"If I get stuck, then I only end up writing really sad songs all the time and I can't be objectively creative with certain stuff. You should definitely put your health first. Music should be part of the healing process, but it should come from a positive place, or a place of growth."
While in a dark place, Moon taught herself to record and produce electronic music on her own, which offered a clear path of achievable goals and self-improvement. "It gave me something to latch on to. When you have that slope of learning, it can be really encouraging — you feel so much less useless."
Actor and writer Saraid Cameron, 27, found a solo show she debuted this year seemed only to reopen wounds. Drowning in Milk was a confessional piece about her experience growing up as a mixed-race, first-generation South Asian woman in New Zealand. After Cameron found herself performing in front of predominantly white crowds, the show eventually took a toll.
"There were lots of great conversations that I had with people from communities similar to my own but often I felt like a bit of a freak and highly aware of my differences," she says. "Because the show was literally just me recounting mostly quite upsetting stories or experiences from my life, I often ended up mulling them over more than I would have liked to after performing.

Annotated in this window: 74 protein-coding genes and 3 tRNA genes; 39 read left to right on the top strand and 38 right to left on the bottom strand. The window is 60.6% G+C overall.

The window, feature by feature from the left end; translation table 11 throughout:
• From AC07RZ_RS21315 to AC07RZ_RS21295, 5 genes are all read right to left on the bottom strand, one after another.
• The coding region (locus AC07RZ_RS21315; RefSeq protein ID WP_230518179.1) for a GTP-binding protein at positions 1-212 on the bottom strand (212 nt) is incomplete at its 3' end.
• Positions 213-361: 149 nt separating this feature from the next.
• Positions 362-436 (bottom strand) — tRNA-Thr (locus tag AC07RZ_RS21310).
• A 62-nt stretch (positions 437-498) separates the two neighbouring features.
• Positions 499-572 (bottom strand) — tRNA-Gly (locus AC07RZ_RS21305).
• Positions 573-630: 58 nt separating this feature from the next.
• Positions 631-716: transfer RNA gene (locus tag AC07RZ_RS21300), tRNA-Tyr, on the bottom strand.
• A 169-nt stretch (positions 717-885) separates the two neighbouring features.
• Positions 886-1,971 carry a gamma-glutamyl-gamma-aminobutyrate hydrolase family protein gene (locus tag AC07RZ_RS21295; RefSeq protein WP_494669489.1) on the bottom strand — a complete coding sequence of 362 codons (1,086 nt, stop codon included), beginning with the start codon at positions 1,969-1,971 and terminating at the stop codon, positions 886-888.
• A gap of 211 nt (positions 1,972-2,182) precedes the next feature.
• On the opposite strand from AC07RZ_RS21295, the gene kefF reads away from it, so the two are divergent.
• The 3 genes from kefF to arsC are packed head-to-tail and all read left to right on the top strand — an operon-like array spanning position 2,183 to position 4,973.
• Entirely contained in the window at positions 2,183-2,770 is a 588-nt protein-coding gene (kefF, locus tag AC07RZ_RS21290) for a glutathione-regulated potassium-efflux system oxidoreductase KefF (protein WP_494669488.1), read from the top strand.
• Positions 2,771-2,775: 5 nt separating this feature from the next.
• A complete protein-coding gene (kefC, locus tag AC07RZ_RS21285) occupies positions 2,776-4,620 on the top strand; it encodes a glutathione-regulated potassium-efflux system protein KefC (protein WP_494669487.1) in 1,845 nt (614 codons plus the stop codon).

"I loved what the show opened up for some of the audience members, but I'll be thinking very long and hard before I make anything like Milk again. Drowning in your own traumatic experiences in front of people who look like those who perpetuated them isn't easy."
Industry leaders are establishing new modes of protection.
Director Eleanor Bishop and actress Karin McCracken's shows Jane Doe and Yes Yes Yes reflected on consent and rape culture in New Zealand. Part of their budget was allocated to clinical supervision in the form of a therapist.
McCracken encountered the concept while working for Wellington Rape Crisis and the Sexual Abuse Prevention Network, where all employees are offered supervision paid for by the employer. "It's a way to emotionally access assistance in a job that's very emotional," she says.
They introduced it to their work after taking Jane Doe to Edinburgh in 2017 — a month-long run that affected McCracken's health.
"I became more anxious than I usually was, I was having bad dreams, things like that," she says. "When you start thinking about trauma or stories that you tell about trauma, they start to intersect in how you think of your own life in ways that are not true to reality — so a rising sense of anxiety would be an example. Some motor function skills even, lots of stumbling, falling over things, being clumsier, less spatially aware."
Since working with the therapist, McCracken feels more comfortable. "It makes me feel more equipped, and to have someone remind me they're really normal responses, and here are some strategies that you can use."